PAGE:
"If it can be written, or thought, it can be filmed..." STANLEY KUBRIC
From Encyclopedia PRO
Internegative is an intermediate copy of a film, made on a very fine-grained stock, and used to make a greater number of prints than it is practical to make from the A&B Rolls.
Internegatives are made on the exact same stock as Interpositives. The film processes usually go from one polarity to another, that is:
Photographer shoots a Positive image and the film ends up as a Negative. The original Negative is printed onto stock that comes out as an interPositive The interPositive makes an interNegative, and finally The interNegative makes the Positive print.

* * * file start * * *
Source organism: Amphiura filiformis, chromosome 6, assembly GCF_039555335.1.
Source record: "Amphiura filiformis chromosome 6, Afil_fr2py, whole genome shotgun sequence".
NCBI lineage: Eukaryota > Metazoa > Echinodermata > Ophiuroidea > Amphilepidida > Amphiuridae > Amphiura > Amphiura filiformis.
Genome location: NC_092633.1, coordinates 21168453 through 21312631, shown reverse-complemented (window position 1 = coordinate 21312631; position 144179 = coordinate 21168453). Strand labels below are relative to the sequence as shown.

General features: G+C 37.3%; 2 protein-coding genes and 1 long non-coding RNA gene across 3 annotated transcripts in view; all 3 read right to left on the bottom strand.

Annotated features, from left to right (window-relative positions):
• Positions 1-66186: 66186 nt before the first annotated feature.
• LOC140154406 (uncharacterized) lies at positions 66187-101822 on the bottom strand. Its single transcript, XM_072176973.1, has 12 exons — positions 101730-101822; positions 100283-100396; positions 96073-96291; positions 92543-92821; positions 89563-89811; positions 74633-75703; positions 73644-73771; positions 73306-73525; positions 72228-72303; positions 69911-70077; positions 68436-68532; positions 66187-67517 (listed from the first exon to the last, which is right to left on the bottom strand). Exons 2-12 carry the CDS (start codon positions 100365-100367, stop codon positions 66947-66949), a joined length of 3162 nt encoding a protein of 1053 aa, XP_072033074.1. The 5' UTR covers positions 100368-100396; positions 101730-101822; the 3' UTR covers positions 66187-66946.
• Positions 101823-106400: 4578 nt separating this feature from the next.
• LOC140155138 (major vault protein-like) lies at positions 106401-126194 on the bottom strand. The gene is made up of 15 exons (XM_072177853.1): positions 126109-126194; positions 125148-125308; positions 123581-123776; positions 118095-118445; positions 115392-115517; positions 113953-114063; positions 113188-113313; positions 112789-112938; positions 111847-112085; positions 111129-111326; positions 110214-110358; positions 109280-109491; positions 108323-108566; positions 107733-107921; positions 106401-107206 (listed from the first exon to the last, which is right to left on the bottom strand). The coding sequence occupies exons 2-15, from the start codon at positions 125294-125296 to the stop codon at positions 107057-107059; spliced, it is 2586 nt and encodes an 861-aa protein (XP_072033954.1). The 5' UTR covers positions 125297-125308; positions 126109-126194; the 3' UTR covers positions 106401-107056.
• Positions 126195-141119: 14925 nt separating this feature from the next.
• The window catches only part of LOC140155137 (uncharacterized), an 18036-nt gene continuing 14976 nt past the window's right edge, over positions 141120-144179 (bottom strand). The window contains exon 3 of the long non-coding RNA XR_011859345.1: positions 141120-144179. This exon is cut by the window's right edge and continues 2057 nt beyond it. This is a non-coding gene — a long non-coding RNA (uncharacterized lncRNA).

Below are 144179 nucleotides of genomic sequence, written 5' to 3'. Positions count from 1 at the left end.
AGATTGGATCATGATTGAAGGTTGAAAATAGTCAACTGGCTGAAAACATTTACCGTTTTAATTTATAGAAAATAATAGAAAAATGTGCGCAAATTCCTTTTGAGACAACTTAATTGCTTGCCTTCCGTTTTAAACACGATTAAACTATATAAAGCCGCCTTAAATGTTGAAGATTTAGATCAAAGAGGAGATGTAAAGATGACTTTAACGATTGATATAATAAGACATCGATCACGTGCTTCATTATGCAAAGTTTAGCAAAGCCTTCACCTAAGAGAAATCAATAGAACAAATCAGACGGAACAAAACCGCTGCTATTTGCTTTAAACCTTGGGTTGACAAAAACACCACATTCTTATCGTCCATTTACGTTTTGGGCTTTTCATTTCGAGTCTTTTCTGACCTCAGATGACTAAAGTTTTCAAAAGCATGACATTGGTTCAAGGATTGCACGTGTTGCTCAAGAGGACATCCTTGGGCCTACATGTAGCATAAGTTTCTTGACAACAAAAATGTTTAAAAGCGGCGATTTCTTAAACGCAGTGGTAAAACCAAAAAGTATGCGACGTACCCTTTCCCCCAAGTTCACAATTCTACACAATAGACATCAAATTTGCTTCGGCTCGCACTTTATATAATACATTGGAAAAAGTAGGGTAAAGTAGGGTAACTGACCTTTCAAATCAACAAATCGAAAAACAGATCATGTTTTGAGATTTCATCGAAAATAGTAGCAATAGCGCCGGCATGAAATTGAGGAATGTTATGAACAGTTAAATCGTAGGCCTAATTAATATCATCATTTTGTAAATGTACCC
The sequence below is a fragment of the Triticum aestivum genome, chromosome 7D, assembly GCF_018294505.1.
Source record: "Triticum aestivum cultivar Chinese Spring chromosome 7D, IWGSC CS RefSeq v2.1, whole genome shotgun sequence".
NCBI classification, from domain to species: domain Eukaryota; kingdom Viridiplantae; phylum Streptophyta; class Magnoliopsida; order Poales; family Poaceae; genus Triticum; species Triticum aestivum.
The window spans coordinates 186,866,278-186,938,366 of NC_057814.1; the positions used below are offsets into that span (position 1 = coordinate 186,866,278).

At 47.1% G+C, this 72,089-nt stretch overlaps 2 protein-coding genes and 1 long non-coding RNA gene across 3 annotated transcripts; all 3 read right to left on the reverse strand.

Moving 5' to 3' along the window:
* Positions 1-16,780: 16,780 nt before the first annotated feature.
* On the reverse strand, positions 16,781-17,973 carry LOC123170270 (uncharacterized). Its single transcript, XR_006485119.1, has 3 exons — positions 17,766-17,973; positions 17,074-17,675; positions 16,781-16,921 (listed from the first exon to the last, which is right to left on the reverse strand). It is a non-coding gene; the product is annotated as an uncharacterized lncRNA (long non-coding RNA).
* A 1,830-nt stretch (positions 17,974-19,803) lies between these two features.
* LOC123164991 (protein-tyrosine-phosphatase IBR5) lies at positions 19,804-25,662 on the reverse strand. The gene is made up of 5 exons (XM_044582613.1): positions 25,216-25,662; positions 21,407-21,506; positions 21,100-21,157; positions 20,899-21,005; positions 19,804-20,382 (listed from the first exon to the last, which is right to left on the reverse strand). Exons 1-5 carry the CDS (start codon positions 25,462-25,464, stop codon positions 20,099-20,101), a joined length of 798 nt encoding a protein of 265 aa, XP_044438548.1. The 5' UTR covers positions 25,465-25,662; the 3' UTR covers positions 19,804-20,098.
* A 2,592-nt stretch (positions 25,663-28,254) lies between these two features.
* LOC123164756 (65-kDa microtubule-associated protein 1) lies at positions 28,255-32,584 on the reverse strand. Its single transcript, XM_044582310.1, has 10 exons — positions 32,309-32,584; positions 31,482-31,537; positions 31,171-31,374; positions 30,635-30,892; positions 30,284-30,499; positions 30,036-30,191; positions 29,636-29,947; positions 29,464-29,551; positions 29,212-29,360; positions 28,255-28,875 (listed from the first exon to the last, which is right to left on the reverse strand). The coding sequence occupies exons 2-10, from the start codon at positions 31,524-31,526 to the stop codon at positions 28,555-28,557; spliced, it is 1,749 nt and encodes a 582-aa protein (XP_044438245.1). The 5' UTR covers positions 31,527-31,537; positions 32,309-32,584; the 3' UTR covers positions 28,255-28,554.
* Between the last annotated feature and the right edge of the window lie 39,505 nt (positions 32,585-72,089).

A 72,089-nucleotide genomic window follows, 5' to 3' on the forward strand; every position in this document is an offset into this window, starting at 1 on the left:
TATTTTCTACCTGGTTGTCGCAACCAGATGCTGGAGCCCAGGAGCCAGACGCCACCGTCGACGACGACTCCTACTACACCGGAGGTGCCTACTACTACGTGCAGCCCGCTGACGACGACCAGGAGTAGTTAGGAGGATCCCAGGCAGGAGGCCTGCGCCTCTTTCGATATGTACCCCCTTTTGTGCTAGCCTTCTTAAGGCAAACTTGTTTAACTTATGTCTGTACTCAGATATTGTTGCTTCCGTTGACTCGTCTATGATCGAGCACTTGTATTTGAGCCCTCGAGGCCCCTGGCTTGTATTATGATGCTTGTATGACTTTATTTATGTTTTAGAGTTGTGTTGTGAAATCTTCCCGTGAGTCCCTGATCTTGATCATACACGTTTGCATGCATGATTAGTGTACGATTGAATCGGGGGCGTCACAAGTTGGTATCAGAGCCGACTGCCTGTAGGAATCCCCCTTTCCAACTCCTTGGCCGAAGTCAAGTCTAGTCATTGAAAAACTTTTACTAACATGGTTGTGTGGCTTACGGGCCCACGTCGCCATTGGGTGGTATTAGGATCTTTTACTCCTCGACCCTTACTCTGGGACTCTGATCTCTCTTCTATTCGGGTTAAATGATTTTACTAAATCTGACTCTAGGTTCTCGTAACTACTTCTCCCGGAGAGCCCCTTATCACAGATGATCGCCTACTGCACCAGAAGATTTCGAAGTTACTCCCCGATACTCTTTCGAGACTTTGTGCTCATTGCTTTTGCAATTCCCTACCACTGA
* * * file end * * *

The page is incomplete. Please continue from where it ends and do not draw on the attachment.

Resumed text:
There are some films (reversal films) that can go from positive to positive or negative to negative but are not used very often so are not included in this discussion.
The Internegatives are the workhorses of the industry. These are the elements that make the thousands of Release Prints for the theaters. When an Internegative wears out during printing, a new Internegative is made from the Interpositive and release printing resumes.
The question comes up as to why don't we just use the Original Cut Negative to make the release prints. One can easily see that each time the Cut Negative is run through the printing machine there is a hazard that the film could be damaged. Since the Cut Negative is the only source you have, that risk would be unacceptable.